SANTA CLARA — The city of Santa Clara filed an ethics complaint this week accusing the general manager of Levi’s Stadium of possible conflicts of interest by buying stocks in two companies that do work for the stadium.
The San Francisco 49ers, who manage Levi’s on the city’s behalf, disclosed in a letter to the city last week that stadium manager Jim Mercurio purchased stock from Visual Labs in 2017 and VenueNext in 2018.
He reported those stock purchases in annual economic disclosure forms filed with the city, but it wasn’t until a local blogger raised questions about the VenueNext stock that the team reviewed Mercurio’s finances and also questioned his stock ownership in Visual Labs.
The city says Mercurio’s purchase of shares in both companies may have violated conflict of interest laws that prohibit certain government officials, including consultants and people who do work on the government’s behalf, from handling contracts in which they they have a financial interest. It’s asking the state ethics watchdog, the Fair Political Practices Commission, to investigate.
“There are two problems. Was the decision made in his financial self-interest, and would an average member of the public think or worry it was?” Tracy Westen, an attorney and founder of the Center for Governmental Studies, said in an interview.
“There arises a question of credibility and trust. If a person has a potential dual interest…a member of the public who doesn’t study this thing is wondering if he’s doing it for himself or for the city,” Westen said.
Mercurio works for the 49ers, who contract with the city to manage the stadium. He can approve certain contracts and expenses that the city will ultimately pay for. Visual Labs and VenueNext did work that benefited the stadium, raising questions about whether Mercurio’s decisions on the city’s behalf also benefited himself financially.
The team’s lawyer, Hannah Gordon, acknowledged in a letter to the city that Mercurio’s shares in Visual Labs, “while not illegal, creates the appearance of a conflict of interest,” and said Mercurio last week sold back shares in both companies at no profit. In addition, the 49ers have canceled a contract with Visual Labs and paid the city back for their share of those costs.
“We self-reported this issue to the (city) and will fully comply with any potential FPPC inquiries,” said Rahul Chandhok, the team’s spokesman.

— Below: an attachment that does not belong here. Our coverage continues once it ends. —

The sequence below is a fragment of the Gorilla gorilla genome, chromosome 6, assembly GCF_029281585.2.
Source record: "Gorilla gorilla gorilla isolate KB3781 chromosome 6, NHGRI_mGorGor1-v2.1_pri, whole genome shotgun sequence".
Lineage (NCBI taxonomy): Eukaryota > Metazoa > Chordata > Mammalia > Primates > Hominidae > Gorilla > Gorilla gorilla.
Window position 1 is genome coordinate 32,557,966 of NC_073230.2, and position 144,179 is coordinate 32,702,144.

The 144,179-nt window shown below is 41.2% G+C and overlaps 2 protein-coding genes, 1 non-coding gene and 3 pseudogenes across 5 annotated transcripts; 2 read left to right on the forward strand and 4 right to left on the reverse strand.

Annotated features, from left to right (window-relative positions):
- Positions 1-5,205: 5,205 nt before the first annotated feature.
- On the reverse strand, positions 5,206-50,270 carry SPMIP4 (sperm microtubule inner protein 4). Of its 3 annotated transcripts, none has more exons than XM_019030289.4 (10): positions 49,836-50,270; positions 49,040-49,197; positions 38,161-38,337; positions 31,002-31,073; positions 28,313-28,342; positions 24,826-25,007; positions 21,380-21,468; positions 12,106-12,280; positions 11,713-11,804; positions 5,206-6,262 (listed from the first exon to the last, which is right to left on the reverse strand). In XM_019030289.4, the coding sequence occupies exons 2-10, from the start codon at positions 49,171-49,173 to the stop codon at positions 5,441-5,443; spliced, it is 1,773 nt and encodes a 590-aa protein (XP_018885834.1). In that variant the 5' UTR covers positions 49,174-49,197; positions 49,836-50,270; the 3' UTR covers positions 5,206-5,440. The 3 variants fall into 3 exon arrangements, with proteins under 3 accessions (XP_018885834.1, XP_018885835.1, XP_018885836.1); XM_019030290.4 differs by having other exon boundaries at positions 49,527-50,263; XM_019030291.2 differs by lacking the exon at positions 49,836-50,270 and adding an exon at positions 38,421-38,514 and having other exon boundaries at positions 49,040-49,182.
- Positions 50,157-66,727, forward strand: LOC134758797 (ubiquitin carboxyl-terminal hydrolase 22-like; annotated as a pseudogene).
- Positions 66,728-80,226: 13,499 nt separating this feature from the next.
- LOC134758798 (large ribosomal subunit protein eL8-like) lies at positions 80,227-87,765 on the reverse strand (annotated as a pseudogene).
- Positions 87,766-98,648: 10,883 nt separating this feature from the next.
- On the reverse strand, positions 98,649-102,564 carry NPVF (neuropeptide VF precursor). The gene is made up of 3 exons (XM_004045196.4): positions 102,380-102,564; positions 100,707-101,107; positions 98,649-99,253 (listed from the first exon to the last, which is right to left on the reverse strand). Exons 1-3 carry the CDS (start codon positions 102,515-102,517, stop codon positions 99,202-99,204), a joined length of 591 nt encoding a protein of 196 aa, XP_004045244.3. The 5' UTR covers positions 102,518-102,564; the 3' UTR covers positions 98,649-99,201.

VenueNext provides a stadium app that allows users to buy tickets for NFL games and other types of events at the stadium. In her letter, Gordon argued there isn’t a conflict of interest in part because the contract isn’t public: the 49ers paid VenueNext through a separate company than the one that contracts with the city, and the city itself never paid VenueNext for any of those services, she wrote.
Mercurio bought VenueNext shares in 2018, years after the 49ers hired the company to create the app, according to the letter.
City Attorney Brian Doyle says most costs between the stadium and city are usually split in half, but he isn’t sure how payments to VenueNext were handled because the 49ers haven’t provided a copy of the contract.
The city does pay for services from Visual Labs, which provides body cameras for stadium security. Mercurio signed an initial contract with the company in 2016,and a three-year contract in June 2017 that expires in 2020. In December 2017, he bought $2,500 worth of stock in the company.
The team contends Mercurio’s financial interests in both companies were not illegal because the law didn’t apply to him at the time.
In April 2018, the Fair Political Practices Commission determined in an advice letter that Mercurio, in his role as the stadium’s manager, is a consultant to the city and thus required to follow conflict of interest rules.
Gordon argued the law didn’t apply to Mercurio until that point.
“Since that time he has merely administered the contract’s terms without in any way changing those terms,” Gordon wrote in the letter.
The city put the 49ers on notice as early as June 2017 that conflict of interest laws apply to Mercurio’s position, Doyle said.
Westen says the timing of the state agency’s advice isn’t relevant.
“If I buy shares in a company that benefits from my decisions, then nobody really focuses on it until years after,” he said. “It does not follow that there’s no conflict simply because of the timing. Although it’s tenuous, he potentially benefited from decisions he’s made [regarding] Visual Labs.”
Doyle also disputed the argument that Mercurio didn’t have influence over the Visual Labs contract. After receiving $10,500 in initial payments, Visual Labs was paid an additional $78,543 in usage fees, based on hourly charges, while Mercurio was supervising the contract.
“Even if obtaining a financial interest in a company after a consultant enters into an agreement with that company might be found not to be a violation of Section 1090, it would seem that causing tens of thousands of dollars to flow to that company as usage fees would be,” Doyle wrote in his complaint to the Fair Political Practices Commission, referring to conflict of interest laws.
There may be no outstanding legal issue because Mercurio has since sold his shares and the 49ers have cancelled the contract, Westen added.
Violating government code 1090 can result in fines or civil or criminal penalties, including disqualification from holding public office.
The state ethics agency has not yet determined whether it will investigate the city’s allegations.
“But it’s a warning shot across the bow for government to pay attention,” Westen said. “This may not be the most serious example of a violation, but there could be others, and somebody needs to pay attention.”
Contact Thy Vo at 408-200-1055 or firstname.lastname@example.org.